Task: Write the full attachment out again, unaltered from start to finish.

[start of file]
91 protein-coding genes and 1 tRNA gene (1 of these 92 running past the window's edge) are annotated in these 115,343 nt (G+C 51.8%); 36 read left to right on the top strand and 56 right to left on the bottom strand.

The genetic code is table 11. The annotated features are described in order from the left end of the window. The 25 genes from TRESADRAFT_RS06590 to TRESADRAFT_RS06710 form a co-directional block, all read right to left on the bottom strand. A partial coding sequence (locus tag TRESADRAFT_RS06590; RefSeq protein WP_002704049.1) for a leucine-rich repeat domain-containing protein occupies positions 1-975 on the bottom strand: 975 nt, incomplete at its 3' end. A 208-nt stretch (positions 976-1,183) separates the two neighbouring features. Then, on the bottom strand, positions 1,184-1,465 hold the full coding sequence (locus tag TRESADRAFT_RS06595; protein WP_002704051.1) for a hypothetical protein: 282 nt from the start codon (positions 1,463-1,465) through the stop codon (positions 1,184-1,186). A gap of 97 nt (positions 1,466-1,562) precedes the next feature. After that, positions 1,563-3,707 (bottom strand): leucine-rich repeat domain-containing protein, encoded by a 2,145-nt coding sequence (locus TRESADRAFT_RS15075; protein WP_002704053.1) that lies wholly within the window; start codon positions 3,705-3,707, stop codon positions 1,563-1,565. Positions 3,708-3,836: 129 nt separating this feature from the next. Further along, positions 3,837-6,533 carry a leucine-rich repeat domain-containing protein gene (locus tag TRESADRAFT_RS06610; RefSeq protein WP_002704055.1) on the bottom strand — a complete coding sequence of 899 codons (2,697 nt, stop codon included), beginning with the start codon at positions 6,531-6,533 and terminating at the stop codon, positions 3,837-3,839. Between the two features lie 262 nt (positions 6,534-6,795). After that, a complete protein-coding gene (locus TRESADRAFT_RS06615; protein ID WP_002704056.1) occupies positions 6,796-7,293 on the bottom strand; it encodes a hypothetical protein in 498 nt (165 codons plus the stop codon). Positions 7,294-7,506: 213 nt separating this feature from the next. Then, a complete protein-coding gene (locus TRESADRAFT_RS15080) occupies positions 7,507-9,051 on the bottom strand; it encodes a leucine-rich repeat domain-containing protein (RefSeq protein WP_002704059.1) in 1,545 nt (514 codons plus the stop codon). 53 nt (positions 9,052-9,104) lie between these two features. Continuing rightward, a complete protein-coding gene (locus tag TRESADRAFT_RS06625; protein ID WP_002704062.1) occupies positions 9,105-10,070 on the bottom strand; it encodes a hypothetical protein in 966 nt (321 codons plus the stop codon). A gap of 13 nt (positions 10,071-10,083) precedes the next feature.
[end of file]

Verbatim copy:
91 protein-coding genes and 1 tRNA gene (1 of these 92 running past the window's edge) are annotated in these 115,343 nt (G+C 51.8%); 36 read left to right on the top strand and 56 right to left on the bottom strand.

The genetic code is table 11. The annotated features are described in order from the left end of the window. The 25 genes from TRESADRAFT_RS06590 to TRESADRAFT_RS06710 form a co-directional block, all read right to left on the bottom strand. A partial coding sequence (locus tag TRESADRAFT_RS06590; RefSeq protein WP_002704049.1) for a leucine-rich repeat domain-containing protein occupies positions 1-975 on the bottom strand: 975 nt, incomplete at its 3' end. A 208-nt stretch (positions 976-1,183) separates the two neighbouring features. Then, on the bottom strand, positions 1,184-1,465 hold the full coding sequence (locus tag TRESADRAFT_RS06595; protein WP_002704051.1) for a hypothetical protein: 282 nt from the start codon (positions 1,463-1,465) through the stop codon (positions 1,184-1,186). A gap of 97 nt (positions 1,466-1,562) precedes the next feature. After that, positions 1,563-3,707 (bottom strand): leucine-rich repeat domain-containing protein, encoded by a 2,145-nt coding sequence (locus TRESADRAFT_RS15075; protein WP_002704053.1) that lies wholly within the window; start codon positions 3,705-3,707, stop codon positions 1,563-1,565. Positions 3,708-3,836: 129 nt separating this feature from the next. Further along, positions 3,837-6,533 carry a leucine-rich repeat domain-containing protein gene (locus tag TRESADRAFT_RS06610; RefSeq protein WP_002704055.1) on the bottom strand — a complete coding sequence of 899 codons (2,697 nt, stop codon included), beginning with the start codon at positions 6,531-6,533 and terminating at the stop codon, positions 3,837-3,839. Between the two features lie 262 nt (positions 6,534-6,795). After that, a complete protein-coding gene (locus TRESADRAFT_RS06615; protein ID WP_002704056.1) occupies positions 6,796-7,293 on the bottom strand; it encodes a hypothetical protein in 498 nt (165 codons plus the stop codon). Positions 7,294-7,506: 213 nt separating this feature from the next. Then, a complete protein-coding gene (locus TRESADRAFT_RS15080) occupies positions 7,507-9,051 on the bottom strand; it encodes a leucine-rich repeat domain-containing protein (RefSeq protein WP_002704059.1) in 1,545 nt (514 codons plus the stop codon). 53 nt (positions 9,052-9,104) lie between these two features. Continuing rightward, a complete protein-coding gene (locus tag TRESADRAFT_RS06625; protein ID WP_002704062.1) occupies positions 9,105-10,070 on the bottom strand; it encodes a hypothetical protein in 966 nt (321 codons plus the stop codon). A gap of 13 nt (positions 10,071-10,083) precedes the next feature.